Q&A: Goo Goo Dolls' Johnny Rzeznik Will Play for the Orange Bowl but Not for Art Snobs | County Grind | South Florida | Broward Palm Beach New Times | The Leading Independent News Source in Broward-Palm Beach, Florida


Q&A: Goo Goo Dolls' Johnny Rzeznik Will Play for the Orange Bowl but Not for Art Snobs

After a string of hits in the mid-'90s, there were few people who had not been touched (or perhaps irritated) by the Goo Goo Dolls. For several years following their breakthrough, their raspy, dramatic pop songs seemed to appear during every sappy moment on TV and in the movies, as well as in yet-to-be-dramatic scenes like grocery stores and the car rides home from the grocery store. Lately, though, the world has been a little less Gooey. That is, until now.

After leaving dedicated Goobers (we think that's what their fans are called) waiting four long years for a record, the band has delivered some new Goo with 2010's Something for the Rest of Us. On the heels of the release, the band is set to play a big halftime show here in SoFla at the Discover Orange Bowl (we already formulated the perfect set list). County Grind was mighty curious about a few things, like who "the rest of us" is, how to write pop songs dramatic enough to bring tears to the eyes of jocks, and what the heck that person's name was from the song back in the '90s (Spoiler: He still won't tell us her/his name). So, we gave lead man Johnny Rzeznik a buzz for a little pre-Orange Bowl chat.

County Grind: So are you excited for the big halftime show?

Johnny Rzeznik: Yeah, I'm really excited. It's going to be a big, humongous party. I love playing at those big events, 'cause it's like everybody is so amped-up already. And you just kind of go out there and do your thing and have a good time.

One of your early videos, "There You Are," was filmed in a football stadium, which was empty. At that point, did you envision your band playing in football stadiums with people in them someday?

Whether a musician admits it or not, that's always one of their secret dreams that they like to fantasize about. Who doesn't want to play in front of 80,000 people? It's a rush! It's amazing!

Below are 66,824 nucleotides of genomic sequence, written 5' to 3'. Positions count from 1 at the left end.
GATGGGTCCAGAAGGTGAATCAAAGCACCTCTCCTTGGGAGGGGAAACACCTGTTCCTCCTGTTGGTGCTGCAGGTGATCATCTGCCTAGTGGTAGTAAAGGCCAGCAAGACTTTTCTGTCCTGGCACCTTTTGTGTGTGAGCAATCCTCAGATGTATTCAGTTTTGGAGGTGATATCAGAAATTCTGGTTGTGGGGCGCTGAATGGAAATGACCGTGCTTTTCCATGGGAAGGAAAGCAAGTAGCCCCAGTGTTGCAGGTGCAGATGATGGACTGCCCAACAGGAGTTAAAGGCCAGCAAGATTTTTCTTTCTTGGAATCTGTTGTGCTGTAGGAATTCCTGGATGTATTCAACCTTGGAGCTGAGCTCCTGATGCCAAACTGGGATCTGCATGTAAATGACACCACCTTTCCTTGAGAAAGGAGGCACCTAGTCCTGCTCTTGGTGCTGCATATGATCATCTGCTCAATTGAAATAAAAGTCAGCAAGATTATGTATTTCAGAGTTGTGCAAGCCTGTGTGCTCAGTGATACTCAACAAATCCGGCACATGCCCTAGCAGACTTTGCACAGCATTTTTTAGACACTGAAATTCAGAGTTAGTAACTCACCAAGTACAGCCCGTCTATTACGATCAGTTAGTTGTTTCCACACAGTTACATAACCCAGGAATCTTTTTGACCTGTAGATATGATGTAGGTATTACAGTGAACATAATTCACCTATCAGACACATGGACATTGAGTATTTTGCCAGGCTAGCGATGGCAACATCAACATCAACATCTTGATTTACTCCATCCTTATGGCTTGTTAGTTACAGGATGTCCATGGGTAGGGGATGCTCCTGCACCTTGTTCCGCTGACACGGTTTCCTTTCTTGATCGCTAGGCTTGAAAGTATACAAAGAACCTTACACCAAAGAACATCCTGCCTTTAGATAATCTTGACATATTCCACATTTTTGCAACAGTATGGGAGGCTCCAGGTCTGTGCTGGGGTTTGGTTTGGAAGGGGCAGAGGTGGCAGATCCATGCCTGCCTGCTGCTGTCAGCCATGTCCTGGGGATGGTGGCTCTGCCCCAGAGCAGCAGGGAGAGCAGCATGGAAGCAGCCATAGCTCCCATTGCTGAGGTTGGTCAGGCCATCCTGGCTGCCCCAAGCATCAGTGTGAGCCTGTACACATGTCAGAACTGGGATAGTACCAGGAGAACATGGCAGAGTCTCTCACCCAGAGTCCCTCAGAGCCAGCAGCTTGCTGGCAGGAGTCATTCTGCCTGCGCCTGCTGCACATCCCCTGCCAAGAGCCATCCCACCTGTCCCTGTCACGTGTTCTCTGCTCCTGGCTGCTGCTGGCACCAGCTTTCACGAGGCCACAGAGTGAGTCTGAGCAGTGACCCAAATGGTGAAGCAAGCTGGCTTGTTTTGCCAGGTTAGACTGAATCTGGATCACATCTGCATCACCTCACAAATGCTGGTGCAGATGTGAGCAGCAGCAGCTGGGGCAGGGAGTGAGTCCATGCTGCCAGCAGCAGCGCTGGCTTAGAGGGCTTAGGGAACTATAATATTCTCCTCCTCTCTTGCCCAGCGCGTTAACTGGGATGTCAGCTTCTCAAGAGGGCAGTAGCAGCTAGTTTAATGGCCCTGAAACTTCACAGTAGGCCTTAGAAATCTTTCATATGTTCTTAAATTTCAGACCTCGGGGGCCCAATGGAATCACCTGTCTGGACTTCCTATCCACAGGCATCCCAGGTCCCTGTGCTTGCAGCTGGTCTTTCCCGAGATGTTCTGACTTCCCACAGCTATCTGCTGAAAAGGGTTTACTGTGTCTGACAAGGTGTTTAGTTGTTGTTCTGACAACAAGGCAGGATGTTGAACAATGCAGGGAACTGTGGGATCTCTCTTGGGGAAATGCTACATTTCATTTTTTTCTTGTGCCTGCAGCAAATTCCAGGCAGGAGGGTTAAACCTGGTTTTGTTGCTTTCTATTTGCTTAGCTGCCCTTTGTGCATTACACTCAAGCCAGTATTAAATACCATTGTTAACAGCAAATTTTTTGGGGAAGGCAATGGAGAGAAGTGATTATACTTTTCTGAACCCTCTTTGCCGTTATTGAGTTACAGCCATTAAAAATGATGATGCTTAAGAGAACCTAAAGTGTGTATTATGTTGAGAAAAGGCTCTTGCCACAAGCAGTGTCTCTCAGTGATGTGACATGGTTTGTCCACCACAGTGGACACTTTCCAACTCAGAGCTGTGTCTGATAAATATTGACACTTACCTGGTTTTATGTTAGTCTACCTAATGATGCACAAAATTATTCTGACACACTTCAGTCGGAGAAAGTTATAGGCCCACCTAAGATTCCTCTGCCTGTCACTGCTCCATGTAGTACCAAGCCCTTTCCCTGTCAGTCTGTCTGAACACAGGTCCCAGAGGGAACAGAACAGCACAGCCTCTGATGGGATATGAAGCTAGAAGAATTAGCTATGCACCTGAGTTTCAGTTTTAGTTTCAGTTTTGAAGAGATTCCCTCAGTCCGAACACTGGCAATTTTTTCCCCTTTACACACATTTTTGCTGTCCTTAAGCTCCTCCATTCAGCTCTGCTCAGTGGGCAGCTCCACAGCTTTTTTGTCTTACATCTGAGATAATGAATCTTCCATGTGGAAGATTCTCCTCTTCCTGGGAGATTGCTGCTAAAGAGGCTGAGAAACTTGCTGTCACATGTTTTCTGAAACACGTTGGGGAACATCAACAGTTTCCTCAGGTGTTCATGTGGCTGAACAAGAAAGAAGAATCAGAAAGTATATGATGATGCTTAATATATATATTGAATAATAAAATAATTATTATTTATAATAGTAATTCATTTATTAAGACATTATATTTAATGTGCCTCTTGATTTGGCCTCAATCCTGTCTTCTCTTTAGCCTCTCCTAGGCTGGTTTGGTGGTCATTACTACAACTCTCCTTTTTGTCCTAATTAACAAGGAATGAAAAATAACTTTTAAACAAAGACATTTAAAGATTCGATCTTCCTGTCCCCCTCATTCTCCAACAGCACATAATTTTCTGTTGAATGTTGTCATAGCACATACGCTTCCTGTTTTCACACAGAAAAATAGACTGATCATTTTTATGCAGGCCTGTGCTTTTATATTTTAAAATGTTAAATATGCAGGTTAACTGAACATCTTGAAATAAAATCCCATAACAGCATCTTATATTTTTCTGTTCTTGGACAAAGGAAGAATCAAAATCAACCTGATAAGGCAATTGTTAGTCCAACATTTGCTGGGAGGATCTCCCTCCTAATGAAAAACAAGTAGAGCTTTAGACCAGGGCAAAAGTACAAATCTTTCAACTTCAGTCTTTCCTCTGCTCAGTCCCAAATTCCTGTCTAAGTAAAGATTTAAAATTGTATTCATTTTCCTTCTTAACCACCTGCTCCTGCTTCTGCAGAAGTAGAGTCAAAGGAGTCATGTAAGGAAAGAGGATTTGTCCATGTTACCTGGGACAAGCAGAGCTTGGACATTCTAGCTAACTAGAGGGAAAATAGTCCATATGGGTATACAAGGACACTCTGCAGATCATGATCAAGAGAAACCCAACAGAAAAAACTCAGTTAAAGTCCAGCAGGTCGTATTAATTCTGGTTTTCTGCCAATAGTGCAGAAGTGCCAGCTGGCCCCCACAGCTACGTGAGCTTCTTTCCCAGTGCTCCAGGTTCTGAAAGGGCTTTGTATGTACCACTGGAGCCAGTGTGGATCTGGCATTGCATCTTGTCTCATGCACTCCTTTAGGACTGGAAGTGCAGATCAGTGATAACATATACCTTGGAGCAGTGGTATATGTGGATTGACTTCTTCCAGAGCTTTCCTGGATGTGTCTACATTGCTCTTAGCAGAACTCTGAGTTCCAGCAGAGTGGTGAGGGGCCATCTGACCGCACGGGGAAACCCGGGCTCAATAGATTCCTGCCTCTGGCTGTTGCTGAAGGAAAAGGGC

Do you consciously write epic songs? 

No, I don't consciously do it, like, "Oh, I'm going to write an epic!" But, I don't know, I write the way I write. [laughs] Sometimes it works out that way; sometimes it doesn't. I like dynamics in music. I love big sweeping sections of music like a big bridge. I love a hook, you know? One of my favorite bands right now is the Hold Steady. They are the great American rock band. So good. They write humongous hooks on these rock songs. It's great.

During the writing process, do you wonder how a tune may do in an environment like the Orange Bowl?

I don't think like that when I'm writing. I think it's dangerous for me to do that. You always hope that it works in front of a big crowd of people, and I've been lucky enough to have that experience.

You experienced writer's block just before "Iris" and were reportedly on the verge of quitting music. How has your experience with writer's block been since then? Do you experience it differently? Has it ever been that intense again?

Look man, you know what, I gotta discuss my writer's block thing, OK?


I don't believe that writer's block actually exists. I believe that in the final analysis, what I was going through right then was just being a pussy. [laughs] I finally came to the conclusion that doing this can be a really frustrating process. And if you're going to do something, you just sit in the middle of your frustration and accept the fact that you're going to be frustrated and that most of what you write is not going to be great. Then you move through that, and once that fear is out of your head, then you start being productive again.